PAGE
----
Property Tax Receipts Decline as Housing Weakness Continues


Property taxes are an important source of revenue for state and local governments to finance services, particularly education.

Census data of state and local government tax collections for the second quarter of 2011 indicate a small decline on an annualized basis to $469 billion. Total property tax collections from the third quarter of 2010 through the second quarter of 2011 were down 1.8% on a year-over-year basis. This was the first such decline since the Great Recession began.

Moreover, as the chart above demonstrates, the share of state and local government tax collections due to property taxes continues its decline, falling to 35% in the second quarter of 2011. However, it is important to note that this share remains relatively high compared to recent history. The average share since the year 2000 has been 32%, so housing and other real estate owners are still paying a higher than average contribution of state and local government tax receipts.

This elevated tax burden is significant, especially when one considers the decline in housing prices since 2006. According to the Case-Shiller house price index of the 20 largest metropolitan areas, housing prices are down almost 32% over the last 5 years. Yet the decline of property taxes paid is negligible thus far (1.8%). This means that the effective tax homeowners pay on their homes remains high. However, as assessments catch-up to accurately reflect current fair market value of owner-occupied homes, property taxes are expected to decline both in terms of the total amount paid and the share of all taxes collected.

And despite the recent decline in the share of total taxes due to property tax, taxes paid by homeowners and other real estate owners remain the largest single source of taxes for state and local governments. At 35%, property taxes represent a significantly larger share than the next largest source: sales and gross receipt taxes at 23%.

Given the ongoing weakness in housing due to the lack of robust job creation and tight credit conditions, recent declines in property tax collections for state and local governments emphasize the importance of housing for the U.S economy. Federal policies that would weaken housing prices by undermining demand would not only affect homeowners and would-be homebuyers, but such proposals would also harm the largest revenue source for state and local governments, a source that is expected to diminish as assessments continue to fall.

*Data footnote: the Census data for property tax collections include taxes paid for all real estate assets (as well as personal property), including owner-occupied homes, rental housing, commercial real estate and agriculture. However, housing’s share is by far the largest when considering the stock of both owner-occupied and rental homes.

0 replies

  1. “However, as assessments catch-up to accurately reflect current fair market value of owner-occupied homes, property taxes are expected to decline both in terms of the total amount paid and the share of all taxes collected.”

    I think this statement from the acticle is incorrect as it fails to acknowledge how property taxes are assessed. Property taxes, in its simplest form, are the total municipal budget for the region (for the ascribed categories that property taxes can be collected for) divided by the total assessed value of all real estate for the designated region. This creates a millage rate. If the values in the region fall, the millage rate goes up. If the values in a region rise, the millage rate goes down. Assuming that all property falls equally in value, the individual share of the tax burden does not change, it is just an increase in the millage rate. Changes in property taxes paid are only impacted when an INDIVIDUAL property value is assessed at a disproportionally higher or lower rate than those within the region.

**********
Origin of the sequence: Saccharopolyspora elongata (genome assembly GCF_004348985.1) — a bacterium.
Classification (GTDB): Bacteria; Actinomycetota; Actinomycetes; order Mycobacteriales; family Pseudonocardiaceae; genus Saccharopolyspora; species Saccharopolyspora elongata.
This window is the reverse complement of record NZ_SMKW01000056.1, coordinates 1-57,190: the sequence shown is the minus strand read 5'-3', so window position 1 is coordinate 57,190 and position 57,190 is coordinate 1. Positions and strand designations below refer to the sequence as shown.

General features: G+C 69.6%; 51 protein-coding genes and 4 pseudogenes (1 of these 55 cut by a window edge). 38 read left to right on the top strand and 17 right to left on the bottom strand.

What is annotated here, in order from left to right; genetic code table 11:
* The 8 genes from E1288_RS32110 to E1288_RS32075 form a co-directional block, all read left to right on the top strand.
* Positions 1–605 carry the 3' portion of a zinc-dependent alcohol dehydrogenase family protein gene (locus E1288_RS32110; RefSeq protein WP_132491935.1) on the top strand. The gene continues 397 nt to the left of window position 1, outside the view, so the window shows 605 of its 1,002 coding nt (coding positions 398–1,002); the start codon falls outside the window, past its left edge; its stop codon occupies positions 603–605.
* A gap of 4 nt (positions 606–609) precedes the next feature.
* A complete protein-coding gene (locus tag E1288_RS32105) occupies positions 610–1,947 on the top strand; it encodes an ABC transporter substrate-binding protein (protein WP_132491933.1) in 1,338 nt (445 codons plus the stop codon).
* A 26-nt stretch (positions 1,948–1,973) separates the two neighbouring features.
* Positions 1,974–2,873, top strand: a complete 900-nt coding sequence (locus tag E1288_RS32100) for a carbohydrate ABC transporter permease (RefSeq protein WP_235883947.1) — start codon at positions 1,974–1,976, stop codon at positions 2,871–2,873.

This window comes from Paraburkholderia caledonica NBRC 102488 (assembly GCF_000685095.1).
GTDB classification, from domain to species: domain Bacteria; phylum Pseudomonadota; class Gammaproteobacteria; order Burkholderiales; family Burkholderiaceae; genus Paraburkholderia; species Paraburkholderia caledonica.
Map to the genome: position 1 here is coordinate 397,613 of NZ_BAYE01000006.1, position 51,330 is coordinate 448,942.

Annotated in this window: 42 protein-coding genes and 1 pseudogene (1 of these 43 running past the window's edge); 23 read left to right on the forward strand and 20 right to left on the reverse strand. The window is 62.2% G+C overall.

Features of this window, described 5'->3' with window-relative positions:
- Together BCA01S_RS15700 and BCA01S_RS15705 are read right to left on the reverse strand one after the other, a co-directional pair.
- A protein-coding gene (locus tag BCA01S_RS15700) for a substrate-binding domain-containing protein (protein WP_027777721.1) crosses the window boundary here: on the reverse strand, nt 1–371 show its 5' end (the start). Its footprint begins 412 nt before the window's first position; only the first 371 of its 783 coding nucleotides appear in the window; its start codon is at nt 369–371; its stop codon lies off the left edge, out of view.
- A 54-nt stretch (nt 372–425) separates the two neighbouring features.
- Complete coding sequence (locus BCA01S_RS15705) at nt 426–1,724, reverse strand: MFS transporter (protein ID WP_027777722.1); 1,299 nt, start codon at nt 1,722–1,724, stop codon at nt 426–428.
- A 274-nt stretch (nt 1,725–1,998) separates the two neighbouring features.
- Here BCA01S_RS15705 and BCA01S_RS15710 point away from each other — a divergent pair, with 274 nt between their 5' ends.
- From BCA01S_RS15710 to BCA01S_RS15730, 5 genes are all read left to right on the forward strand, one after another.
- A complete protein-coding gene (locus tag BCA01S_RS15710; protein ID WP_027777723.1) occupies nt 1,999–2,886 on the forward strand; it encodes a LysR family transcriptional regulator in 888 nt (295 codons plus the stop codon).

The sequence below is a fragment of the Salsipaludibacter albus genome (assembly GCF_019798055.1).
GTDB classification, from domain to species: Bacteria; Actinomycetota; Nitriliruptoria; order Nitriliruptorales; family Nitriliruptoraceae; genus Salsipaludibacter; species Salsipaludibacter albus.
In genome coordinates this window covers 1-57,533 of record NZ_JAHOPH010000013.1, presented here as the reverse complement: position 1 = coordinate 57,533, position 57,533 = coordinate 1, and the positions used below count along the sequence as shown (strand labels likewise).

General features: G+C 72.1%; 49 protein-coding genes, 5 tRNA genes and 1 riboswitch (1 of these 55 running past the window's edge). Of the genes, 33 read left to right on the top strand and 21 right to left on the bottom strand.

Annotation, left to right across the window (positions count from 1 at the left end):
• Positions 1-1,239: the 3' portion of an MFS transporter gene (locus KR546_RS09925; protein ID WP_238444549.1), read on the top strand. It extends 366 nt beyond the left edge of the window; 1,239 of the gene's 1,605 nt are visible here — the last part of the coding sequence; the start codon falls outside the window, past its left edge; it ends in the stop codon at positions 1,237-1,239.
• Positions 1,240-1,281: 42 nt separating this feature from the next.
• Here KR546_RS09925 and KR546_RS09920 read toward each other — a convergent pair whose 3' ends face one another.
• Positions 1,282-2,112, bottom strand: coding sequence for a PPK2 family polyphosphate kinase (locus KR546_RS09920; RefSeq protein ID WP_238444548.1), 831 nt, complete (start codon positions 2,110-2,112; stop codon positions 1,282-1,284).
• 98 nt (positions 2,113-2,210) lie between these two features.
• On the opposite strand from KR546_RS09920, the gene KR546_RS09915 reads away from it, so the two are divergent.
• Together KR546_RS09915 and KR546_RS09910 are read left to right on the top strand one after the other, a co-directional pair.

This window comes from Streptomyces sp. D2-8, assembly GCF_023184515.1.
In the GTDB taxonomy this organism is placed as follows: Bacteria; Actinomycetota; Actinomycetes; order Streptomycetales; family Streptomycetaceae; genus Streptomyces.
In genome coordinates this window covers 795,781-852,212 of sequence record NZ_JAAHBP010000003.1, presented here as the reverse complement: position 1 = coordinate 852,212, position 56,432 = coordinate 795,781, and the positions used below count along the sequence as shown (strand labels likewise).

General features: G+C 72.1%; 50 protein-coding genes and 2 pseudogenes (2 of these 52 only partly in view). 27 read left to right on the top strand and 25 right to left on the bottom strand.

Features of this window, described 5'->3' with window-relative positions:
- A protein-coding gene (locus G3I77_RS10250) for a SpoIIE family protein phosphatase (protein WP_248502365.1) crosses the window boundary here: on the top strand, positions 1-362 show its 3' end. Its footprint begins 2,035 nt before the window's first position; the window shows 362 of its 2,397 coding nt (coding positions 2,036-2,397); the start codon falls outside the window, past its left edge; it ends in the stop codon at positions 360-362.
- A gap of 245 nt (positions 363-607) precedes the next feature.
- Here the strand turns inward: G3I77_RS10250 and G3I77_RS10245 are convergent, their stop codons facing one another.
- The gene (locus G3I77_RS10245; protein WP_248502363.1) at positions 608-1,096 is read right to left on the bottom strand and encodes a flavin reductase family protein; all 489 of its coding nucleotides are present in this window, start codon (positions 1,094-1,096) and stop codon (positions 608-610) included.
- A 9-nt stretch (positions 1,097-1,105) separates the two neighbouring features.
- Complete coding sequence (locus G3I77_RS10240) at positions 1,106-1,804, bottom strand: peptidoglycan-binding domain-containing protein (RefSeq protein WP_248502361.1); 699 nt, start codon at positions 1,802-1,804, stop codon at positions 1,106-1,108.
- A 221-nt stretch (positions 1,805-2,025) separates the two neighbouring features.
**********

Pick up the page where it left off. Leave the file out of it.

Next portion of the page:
The reason for the decline would be because municipalities set their respective millage rates and then there were appeals to values that subsequently reduced values for many individual properties that impacted how much was to be collected (the municipality can’t go back and redistrubute the reduced collections from the successful appeals). As values are reduced/reset in municipalities, the millage rates will again redistribute the burden accordingly.

    The conclusion is that as long as values are equitably representative (regardless of higher or lower valuations), and there are no changes in the regional budgets, the individual property owner will continue pay the same amount it property taxes, regardless of which way the tides are turning.

  2. Jeff —

    Thanks for the thoughful reply. I agree with you on the technical points of how property taxes are, in general, collected, especially with respect to the relative tax burdens of individual homes.

    But given that total property tax collections are declining, and most economists expect them to continue doing so, it must be the case that regional budgets are in fact allowing the “effective tax rate” on homes to decline, given that they have risen in recent years, as price declines have outpaced reductions in property taxes.

    Perhaps the sentence you highlighted should have focused more on the effective tax rates to make this clear.

    If you are right, then we will likely not see significant declines in total property tax collections.

    We will of course be tracking this number more closely over the next year, perhaps on a quarterly basis.

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